Osmoadaptation in Methanogenic Archaea: Physiology, Genetics, and Regulation in Methanosarcina mazei Gö1
Archaea are ubiquitous in nature and thus also inhabit saline environments or have to cope with changing salt concentrations in their environment (Martin et al. 1999; Achtman and Wagner 2008). Like for bacteria, the biggest challenge is to adjust the turgor and this feature may even be of more importance since a number of archaea do not have rigid outer cell surfaces such as the peptidoglycan in the Gram-positive bacteria that contributes intrinsically to salt resistance (Kandler and König 1998; Sleytr and Beveridge 1999). Most archaea also use the “compatible solute” strategy for turgor adjustment (Galinski and Trüper 1994) and have been in the focus of research since it was hoped to find new, biotechnologically interesting compatible solutes in archaea (Sowers et al. 1990; Empadinhas et al. 2001; Pflüger et al. 2003; Saum et al. 2009a). Indeed, the nature of the compatible solutes used by bacteria and archaea is different (Roeßler and Müller 2001). Generally, the...
KeywordsGlutamine Synthetase Compatible Solute Glycine Betaine Methanogenic Archaea Salt Adaptation
Generous support of the project by the Deutsche Forschungsgemeinschaft (Priority programme 1112) and the “Biodiversity and Climate Research Center” (Bik-F), Frankfurt, is gratefully acknowledged.
- Bakker EP (1992) Cellular K+ and K+ transport systems in procaryotes. CRC Press, Boca RatonGoogle Scholar
- Becher B, Müller V, Gottschalk G (1992) The methyltetrahydromethanopterin: coenzyme M methyltransferase of Methanosarcina strain Gö1 is a primary sodium pump. FEMS Microbiol Lett 91:239–244Google Scholar
- Erdmann N, Fulda S, Hagemann M (1992) Glucosylglycerol accumulation during salt acclimation of two unicellular cyanobacteria. J Gen Microbiol 138:363–368Google Scholar
- Maeder DL, Anderson I, Brettin TS, Bruce DC, Gilna P, Han CS et al (2006) The Methanosarcina barkeri genome: comparative analysis with Methanosarcina acetivorans and Methanosarcina mazei reveals extensive rearrangement within methanosarcinal genomes. J Bacteriol 188:7922–7931PubMedCrossRefGoogle Scholar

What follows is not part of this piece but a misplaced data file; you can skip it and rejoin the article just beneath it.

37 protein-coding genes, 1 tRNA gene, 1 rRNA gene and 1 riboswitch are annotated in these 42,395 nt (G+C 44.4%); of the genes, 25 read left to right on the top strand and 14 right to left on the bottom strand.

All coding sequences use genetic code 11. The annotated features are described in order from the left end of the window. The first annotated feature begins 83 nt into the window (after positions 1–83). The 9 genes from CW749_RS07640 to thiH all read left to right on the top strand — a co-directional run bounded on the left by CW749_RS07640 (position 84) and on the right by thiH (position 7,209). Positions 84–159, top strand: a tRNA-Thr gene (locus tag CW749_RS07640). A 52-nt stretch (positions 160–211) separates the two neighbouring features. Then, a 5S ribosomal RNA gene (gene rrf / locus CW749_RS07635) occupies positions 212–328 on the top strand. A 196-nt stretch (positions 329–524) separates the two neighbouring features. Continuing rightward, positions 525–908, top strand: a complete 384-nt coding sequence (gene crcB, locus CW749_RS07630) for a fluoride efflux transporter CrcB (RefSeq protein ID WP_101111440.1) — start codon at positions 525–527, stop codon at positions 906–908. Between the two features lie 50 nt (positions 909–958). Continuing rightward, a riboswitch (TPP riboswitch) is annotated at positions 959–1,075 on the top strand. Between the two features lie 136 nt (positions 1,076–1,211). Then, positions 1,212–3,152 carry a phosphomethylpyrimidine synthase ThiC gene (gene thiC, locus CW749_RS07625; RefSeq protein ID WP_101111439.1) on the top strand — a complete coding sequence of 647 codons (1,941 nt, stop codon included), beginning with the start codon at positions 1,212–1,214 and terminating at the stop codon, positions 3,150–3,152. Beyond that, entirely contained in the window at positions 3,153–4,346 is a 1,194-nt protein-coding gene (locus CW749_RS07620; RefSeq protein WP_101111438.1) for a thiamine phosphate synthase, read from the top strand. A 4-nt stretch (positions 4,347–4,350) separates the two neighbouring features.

- Pflüger K, Baumann S, Gottschalk G, Lin W, Santos H, Müller V (2003) Lysine-2, 3-aminomutase and ß-lysine acetyltransferase genes of methanogenic archaea are salt induced and are essential for the biosynthesis of NΕ-acetyl-ß-lysine and growth at high salinity. Appl Environ Microbiol 69:6047–6055PubMedCrossRefGoogle Scholar
- Pflüger K, Wieland H, Müller V (2005) Osmoadaptation in methanogenic Archaea: recent insights from a genomic perspective. In: Gunde-Cimerman N, Oren A, Plemenitas A (eds) Adaptation to life at high salt concentrations in Archaea, Bacteria, and Eukarya. Springer, Dordrecht, pp 241–251Google Scholar
- Pihl TD, Sharma S, Reeve JN (1994) Growth phase-dependent transcription of the genes that encode the two methyl coenzyme M reductase isoenzymes and N5-methyltetrahydromethanopterin:coenzyme M methyltransferase in Methanobacterium thermoautotrophicum ∆ H. J Bacteriol 176:6384–6391PubMedGoogle Scholar
- Saum SH, Sydow JF, Palm P, Pfeiffer F, Oesterhelt D, Müller V (2006) Biochemical and molecular characterization of the biosynthesis of glutamine and glutamate, two major compatible solutes in the moderately halophilic bacterium Halobacillus halophilus. J Bacteriol 188:6808–6815PubMedCrossRefGoogle Scholar
- Spanheimer R, Müller V (2008) The molecular basis of salt adaptation in Methanosarcina mazei Gö1. Arch Microbiol 190:271–279Google Scholar